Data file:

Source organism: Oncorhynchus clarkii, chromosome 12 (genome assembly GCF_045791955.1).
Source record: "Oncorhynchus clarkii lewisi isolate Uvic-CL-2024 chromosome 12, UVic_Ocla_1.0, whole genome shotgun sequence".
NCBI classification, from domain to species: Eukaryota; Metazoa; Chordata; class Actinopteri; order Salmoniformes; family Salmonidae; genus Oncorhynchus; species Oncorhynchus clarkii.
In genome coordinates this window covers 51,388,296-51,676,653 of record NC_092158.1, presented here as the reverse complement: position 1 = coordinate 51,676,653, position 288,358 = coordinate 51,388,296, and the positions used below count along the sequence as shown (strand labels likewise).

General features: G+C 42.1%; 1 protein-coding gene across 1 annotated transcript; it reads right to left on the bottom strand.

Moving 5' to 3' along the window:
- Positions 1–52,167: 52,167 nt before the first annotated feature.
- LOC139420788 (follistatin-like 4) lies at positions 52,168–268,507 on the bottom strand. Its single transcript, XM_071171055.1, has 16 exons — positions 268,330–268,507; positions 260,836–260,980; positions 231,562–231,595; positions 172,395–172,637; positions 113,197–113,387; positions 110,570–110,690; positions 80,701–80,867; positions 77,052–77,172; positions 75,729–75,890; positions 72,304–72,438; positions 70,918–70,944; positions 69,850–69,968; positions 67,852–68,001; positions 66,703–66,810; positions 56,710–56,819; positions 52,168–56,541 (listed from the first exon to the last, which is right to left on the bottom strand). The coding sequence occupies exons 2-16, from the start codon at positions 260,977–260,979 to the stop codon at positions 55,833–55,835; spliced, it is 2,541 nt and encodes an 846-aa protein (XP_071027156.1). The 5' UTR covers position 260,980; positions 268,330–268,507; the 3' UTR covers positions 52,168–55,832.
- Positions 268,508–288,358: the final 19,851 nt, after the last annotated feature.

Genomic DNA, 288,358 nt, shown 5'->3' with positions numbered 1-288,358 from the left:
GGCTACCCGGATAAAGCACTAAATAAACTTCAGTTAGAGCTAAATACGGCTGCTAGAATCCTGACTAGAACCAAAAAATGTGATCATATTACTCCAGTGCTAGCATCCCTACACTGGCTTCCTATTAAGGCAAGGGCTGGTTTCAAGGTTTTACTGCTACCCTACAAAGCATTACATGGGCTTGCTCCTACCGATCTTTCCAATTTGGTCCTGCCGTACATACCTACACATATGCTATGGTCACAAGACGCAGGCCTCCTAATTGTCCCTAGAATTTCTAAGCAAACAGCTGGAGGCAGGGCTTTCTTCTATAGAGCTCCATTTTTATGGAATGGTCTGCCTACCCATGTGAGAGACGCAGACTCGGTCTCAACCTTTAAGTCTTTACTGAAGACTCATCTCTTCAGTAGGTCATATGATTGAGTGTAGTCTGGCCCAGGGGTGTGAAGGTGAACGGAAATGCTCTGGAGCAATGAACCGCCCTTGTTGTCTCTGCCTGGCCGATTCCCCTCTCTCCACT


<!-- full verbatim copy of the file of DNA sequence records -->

Source organism: Oncorhynchus clarkii, chromosome 12 (genome assembly GCF_045791955.1).
Source record: "Oncorhynchus clarkii lewisi isolate Uvic-CL-2024 chromosome 12, UVic_Ocla_1.0, whole genome shotgun sequence".
NCBI classification, from domain to species: Eukaryota; Metazoa; Chordata; class Actinopteri; order Salmoniformes; family Salmonidae; genus Oncorhynchus; species Oncorhynchus clarkii.
In genome coordinates this window covers 51,388,296-51,676,653 of record NC_092158.1, presented here as the reverse complement: position 1 = coordinate 51,676,653, position 288,358 = coordinate 51,388,296, and the positions used below count along the sequence as shown (strand labels likewise).

General features: G+C 42.1%; 1 protein-coding gene across 1 annotated transcript; it reads right to left on the bottom strand.

Moving 5' to 3' along the window:
- Positions 1–52,167: 52,167 nt before the first annotated feature.
- LOC139420788 (follistatin-like 4) lies at positions 52,168–268,507 on the bottom strand. Its single transcript, XM_071171055.1, has 16 exons — positions 268,330–268,507; positions 260,836–260,980; positions 231,562–231,595; positions 172,395–172,637; positions 113,197–113,387; positions 110,570–110,690; positions 80,701–80,867; positions 77,052–77,172; positions 75,729–75,890; positions 72,304–72,438; positions 70,918–70,944; positions 69,850–69,968; positions 67,852–68,001; positions 66,703–66,810; positions 56,710–56,819; positions 52,168–56,541 (listed from the first exon to the last, which is right to left on the bottom strand). The coding sequence occupies exons 2-16, from the start codon at positions 260,977–260,979 to the stop codon at positions 55,833–55,835; spliced, it is 2,541 nt and encodes an 846-aa protein (XP_071027156.1). The 5' UTR covers position 260,980; positions 268,330–268,507; the 3' UTR covers positions 52,168–55,832.
- Positions 268,508–288,358: the final 19,851 nt, after the last annotated feature.

Genomic DNA, 288,358 nt, shown 5'->3' with positions numbered 1-288,358 from the left:
GGCTACCCGGATAAAGCACTAAATAAACTTCAGTTAGAGCTAAATACGGCTGCTAGAATCCTGACTAGAACCAAAAAATGTGATCATATTACTCCAGTGCTAGCATCCCTACACTGGCTTCCTATTAAGGCAAGGGCTGGTTTCAAGGTTTTACTGCTACCCTACAAAGCATTACATGGGCTTGCTCCTACCGATCTTTCCAATTTGGTCCTGCCGTACATACCTACACATATGCTATGGTCACAAGACGCAGGCCTCCTAATTGTCCCTAGAATTTCTAAGCAAACAGCTGGAGGCAGGGCTTTCTTCTATAGAGCTCCATTTTTATGGAATGGTCTGCCTACCCATGTGAGAGACGCAGACTCGGTCTCAACCTTTAAGTCTTTACTGAAGACTCATCTCTTCAGTAGGTCATATGATTGAGTGTAGTCTGGCCCAGGGGTGTGAAGGTGAACGGAAATGCTCTGGAGCAATGAACCGCCCTTGTTGTCTCTGCCTGGCCGATTCCCCTCTCTCCACT